My attitude toward the resources at my disposal only amplified the erasure of my nascent homosexuality. Most of my individual German practice occurred with the assistance of my Pocket Oxford Duden German Dictionary, gifted me in eighth or ninth grade. The dictionary did include entries for gay and penis and semen, but not entries for cock, dick, top, bottom, or blow job. Only selectively out and completely terrified of sex made finding German words for these concepts seem beside the point compared to studying noun declensions in the context of my German coursework. A pity given all the jokes that arise when discussing sexuality in German. A word like Schwanz—meaning dick and/or an animal’s tail—would present much pun potential for the puerile mind of an adolescent boy.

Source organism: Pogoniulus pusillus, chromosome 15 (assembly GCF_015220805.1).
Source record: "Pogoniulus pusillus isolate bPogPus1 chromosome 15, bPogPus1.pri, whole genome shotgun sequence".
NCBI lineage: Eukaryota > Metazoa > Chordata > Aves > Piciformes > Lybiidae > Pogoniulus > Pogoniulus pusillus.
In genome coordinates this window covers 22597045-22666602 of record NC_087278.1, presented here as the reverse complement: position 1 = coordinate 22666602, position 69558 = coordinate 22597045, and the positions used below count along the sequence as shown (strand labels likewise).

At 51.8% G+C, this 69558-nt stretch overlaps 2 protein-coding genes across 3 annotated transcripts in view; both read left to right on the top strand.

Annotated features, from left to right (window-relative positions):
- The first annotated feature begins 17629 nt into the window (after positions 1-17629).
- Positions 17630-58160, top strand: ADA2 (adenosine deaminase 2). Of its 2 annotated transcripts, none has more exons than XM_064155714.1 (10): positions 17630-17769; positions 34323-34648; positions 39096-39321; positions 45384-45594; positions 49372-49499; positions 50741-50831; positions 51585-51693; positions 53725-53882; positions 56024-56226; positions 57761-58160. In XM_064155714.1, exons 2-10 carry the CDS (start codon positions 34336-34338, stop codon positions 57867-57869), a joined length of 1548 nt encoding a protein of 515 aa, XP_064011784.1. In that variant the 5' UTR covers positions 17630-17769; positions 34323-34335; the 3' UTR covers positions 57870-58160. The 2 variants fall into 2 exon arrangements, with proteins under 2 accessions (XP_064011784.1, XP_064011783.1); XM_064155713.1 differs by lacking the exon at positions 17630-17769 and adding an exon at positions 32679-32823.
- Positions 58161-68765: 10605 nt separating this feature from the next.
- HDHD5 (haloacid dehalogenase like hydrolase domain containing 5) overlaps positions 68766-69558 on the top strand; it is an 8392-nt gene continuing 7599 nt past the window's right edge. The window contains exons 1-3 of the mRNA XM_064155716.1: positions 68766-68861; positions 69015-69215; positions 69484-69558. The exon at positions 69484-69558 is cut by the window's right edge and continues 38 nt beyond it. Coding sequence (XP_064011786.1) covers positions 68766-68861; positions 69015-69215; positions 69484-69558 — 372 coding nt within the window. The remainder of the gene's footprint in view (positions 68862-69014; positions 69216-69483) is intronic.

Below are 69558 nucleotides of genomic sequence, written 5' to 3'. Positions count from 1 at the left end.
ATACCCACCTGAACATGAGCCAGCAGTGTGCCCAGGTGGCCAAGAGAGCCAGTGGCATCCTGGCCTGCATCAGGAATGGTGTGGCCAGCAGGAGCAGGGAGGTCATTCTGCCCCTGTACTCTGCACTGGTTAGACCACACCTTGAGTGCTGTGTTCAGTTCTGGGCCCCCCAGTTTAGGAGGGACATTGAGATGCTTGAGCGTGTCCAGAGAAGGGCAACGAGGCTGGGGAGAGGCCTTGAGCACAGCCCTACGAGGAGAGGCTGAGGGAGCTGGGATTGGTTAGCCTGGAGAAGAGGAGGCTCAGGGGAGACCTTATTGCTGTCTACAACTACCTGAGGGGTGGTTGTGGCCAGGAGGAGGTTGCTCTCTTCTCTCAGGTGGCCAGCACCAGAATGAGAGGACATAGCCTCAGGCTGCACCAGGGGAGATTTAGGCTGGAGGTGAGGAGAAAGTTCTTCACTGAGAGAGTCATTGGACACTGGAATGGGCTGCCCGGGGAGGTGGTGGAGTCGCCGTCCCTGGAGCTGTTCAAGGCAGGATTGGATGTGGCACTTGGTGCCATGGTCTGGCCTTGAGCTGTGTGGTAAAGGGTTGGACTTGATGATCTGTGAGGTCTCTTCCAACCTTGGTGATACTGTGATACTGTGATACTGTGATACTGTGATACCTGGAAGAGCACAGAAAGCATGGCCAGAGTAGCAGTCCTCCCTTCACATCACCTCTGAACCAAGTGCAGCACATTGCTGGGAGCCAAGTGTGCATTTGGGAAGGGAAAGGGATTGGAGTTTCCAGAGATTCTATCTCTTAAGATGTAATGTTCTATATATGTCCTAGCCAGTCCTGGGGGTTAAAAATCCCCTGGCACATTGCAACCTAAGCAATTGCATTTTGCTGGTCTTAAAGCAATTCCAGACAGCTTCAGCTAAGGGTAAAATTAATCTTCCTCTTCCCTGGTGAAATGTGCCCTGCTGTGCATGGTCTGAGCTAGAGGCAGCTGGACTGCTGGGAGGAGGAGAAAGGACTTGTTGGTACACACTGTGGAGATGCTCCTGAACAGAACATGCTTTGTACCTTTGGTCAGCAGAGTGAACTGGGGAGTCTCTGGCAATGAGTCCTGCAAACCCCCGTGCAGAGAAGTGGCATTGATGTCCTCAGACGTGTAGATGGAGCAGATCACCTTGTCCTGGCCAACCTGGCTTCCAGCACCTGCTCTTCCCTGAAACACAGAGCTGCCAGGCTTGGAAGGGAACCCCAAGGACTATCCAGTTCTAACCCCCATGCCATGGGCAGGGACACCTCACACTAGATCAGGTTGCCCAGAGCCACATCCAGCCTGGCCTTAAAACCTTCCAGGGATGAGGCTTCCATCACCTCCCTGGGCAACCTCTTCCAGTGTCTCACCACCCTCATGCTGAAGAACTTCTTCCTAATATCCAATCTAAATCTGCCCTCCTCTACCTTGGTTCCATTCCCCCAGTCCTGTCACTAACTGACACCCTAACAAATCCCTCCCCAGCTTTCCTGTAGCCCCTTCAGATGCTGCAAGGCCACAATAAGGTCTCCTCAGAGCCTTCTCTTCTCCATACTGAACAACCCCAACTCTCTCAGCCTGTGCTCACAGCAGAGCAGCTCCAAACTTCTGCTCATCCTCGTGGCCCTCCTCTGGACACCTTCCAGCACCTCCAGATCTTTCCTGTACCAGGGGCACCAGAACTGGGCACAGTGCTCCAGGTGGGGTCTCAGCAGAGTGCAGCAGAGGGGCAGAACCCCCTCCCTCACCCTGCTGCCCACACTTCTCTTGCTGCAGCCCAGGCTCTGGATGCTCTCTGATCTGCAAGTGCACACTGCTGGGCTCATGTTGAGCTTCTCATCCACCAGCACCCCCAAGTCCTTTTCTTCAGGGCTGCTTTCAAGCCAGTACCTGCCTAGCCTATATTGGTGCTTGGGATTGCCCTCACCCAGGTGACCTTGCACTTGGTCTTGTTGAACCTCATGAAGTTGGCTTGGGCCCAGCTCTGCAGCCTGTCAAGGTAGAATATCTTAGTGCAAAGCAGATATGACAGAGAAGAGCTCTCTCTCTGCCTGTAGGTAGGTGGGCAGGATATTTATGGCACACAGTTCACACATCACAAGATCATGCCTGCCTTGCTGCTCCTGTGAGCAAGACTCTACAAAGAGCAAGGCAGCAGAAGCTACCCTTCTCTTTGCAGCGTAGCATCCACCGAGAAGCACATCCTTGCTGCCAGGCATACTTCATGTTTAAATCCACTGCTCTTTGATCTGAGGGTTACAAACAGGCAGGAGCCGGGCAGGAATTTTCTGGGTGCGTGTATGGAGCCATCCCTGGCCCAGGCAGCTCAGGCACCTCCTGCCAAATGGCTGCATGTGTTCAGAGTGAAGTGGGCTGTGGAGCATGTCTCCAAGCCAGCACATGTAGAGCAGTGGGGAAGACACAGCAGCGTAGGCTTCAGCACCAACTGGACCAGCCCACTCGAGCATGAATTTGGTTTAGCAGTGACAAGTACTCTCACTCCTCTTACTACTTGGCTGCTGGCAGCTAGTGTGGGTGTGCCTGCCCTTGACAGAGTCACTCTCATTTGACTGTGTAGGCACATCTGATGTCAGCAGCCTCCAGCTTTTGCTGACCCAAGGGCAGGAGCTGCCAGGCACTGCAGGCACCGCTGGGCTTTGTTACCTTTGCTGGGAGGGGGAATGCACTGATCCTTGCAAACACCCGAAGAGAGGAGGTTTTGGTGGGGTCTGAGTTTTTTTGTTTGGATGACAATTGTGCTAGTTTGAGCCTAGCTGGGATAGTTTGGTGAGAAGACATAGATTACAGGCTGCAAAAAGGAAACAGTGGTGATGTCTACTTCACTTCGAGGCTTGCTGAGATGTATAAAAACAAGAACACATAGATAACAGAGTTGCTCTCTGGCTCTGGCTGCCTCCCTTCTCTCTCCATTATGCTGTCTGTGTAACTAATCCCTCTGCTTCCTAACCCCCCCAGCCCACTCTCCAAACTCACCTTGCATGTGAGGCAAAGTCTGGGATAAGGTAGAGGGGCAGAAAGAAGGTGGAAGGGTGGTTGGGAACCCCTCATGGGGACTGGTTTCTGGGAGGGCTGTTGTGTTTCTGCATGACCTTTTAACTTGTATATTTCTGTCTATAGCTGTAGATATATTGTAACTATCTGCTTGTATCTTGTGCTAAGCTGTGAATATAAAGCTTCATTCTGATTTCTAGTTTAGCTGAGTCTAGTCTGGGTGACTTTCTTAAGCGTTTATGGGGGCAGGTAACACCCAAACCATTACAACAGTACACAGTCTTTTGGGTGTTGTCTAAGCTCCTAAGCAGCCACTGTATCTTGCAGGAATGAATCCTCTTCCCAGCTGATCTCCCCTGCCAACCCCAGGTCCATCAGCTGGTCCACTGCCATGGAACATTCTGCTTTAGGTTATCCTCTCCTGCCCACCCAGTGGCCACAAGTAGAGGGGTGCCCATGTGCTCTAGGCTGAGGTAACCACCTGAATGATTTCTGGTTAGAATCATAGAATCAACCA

In important ways, German class acted like the same kind of territory as the domestic sphere. Correctly identifying the gender of my ideal partner never appeared on my quizzes. In all our skit and conversation exercises in class, we sounded like straight, bumbling kids, not the poised young adults we congratulated ourselves for being. For me, playing straight was just another frustration in our failed attempts at squeezing our English vocabularies into much smaller German territories. Every conversation—even for the straights— carried the weight of what we left unsaid. Is there a better analogy for the closeted experience?
Even if I had had the desire to increase my gay German vocabulary with the help of my dictionary, my diction would have remained medical, as sexy as a talking textbook. Any request for a blow job would have been supplied by my English tongue. A moot point—even that stayed silent on the matter until I was 20.